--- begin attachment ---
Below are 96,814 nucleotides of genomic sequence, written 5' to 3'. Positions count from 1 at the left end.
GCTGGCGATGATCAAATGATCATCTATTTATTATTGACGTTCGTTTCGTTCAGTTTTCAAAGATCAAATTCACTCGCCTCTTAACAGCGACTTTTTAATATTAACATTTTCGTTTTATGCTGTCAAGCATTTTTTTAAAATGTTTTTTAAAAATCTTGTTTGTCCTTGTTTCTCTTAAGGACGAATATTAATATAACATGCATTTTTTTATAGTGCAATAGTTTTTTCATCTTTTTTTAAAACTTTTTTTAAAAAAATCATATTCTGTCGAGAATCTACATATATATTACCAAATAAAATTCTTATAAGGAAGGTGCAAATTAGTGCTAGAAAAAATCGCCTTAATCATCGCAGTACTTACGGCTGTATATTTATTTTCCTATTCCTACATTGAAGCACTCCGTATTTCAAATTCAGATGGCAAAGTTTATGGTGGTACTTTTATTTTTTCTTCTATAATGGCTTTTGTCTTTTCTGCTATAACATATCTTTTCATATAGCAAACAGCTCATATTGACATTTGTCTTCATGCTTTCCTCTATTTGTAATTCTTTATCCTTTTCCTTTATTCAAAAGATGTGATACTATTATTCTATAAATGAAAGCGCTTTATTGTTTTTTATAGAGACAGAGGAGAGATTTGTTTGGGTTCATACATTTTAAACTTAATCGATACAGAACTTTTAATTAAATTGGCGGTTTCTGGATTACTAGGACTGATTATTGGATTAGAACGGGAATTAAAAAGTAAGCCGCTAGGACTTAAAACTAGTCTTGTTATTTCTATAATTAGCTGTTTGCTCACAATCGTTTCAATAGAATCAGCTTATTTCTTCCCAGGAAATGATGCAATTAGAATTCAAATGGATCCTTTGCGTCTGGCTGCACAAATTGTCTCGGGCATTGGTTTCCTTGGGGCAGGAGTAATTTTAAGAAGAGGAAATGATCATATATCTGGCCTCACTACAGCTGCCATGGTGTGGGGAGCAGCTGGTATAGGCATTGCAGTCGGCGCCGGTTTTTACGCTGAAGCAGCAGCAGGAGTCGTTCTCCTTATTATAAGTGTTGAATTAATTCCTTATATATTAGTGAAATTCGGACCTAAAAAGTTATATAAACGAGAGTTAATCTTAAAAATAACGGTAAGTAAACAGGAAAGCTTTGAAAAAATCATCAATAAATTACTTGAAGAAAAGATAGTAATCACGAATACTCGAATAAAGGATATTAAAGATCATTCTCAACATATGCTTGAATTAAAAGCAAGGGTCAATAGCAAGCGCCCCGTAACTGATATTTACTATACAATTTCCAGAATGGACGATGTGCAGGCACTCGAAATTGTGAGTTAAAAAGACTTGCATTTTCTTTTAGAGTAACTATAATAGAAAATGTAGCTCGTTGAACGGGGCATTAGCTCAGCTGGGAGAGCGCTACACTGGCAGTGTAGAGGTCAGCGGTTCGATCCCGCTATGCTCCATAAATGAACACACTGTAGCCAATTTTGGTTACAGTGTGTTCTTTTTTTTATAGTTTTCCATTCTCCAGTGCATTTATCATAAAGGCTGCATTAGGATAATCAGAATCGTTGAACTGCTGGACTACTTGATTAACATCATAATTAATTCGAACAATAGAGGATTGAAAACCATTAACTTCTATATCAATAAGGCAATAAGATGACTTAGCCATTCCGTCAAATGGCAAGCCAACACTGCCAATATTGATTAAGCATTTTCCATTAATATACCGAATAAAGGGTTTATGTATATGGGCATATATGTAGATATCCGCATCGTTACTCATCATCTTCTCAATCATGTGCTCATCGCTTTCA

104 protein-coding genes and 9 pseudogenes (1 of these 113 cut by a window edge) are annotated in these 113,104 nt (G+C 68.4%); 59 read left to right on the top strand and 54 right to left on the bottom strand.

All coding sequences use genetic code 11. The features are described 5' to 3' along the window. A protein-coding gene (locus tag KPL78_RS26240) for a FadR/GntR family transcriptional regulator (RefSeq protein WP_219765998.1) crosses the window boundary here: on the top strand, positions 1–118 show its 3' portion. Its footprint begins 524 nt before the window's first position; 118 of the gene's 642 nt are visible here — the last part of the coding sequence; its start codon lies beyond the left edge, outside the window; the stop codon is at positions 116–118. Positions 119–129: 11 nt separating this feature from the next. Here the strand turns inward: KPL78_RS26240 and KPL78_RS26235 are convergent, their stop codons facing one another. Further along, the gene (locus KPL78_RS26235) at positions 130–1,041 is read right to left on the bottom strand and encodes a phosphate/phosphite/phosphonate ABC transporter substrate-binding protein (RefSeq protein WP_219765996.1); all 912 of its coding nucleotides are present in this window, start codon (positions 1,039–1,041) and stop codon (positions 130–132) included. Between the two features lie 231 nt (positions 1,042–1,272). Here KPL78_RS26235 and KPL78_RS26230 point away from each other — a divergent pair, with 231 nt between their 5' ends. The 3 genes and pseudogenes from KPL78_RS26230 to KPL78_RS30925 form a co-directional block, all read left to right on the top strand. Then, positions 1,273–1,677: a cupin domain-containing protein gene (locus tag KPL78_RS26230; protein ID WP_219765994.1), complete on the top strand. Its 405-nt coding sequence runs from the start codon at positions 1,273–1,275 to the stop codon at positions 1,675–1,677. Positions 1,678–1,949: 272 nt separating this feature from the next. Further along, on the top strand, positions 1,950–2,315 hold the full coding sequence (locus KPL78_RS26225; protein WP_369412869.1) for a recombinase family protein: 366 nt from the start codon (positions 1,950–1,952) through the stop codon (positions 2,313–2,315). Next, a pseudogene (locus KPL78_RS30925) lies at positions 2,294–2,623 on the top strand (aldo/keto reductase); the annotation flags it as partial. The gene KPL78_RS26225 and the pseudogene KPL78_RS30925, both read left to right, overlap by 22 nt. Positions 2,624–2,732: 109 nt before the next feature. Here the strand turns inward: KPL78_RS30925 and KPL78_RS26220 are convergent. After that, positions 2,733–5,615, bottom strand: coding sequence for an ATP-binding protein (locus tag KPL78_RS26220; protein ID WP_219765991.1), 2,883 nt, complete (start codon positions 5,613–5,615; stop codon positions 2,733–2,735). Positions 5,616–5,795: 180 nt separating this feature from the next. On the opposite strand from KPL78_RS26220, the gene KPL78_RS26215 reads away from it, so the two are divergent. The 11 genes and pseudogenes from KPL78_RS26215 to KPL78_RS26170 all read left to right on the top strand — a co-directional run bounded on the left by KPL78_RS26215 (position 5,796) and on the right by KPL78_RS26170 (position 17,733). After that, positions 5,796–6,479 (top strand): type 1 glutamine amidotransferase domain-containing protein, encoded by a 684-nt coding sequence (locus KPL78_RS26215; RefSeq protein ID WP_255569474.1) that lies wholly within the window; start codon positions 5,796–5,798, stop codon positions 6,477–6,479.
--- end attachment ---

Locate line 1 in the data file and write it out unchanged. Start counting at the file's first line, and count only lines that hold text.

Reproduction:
Below are 96,814 nucleotides of genomic sequence, written 5' to 3'. Positions count from 1 at the left end.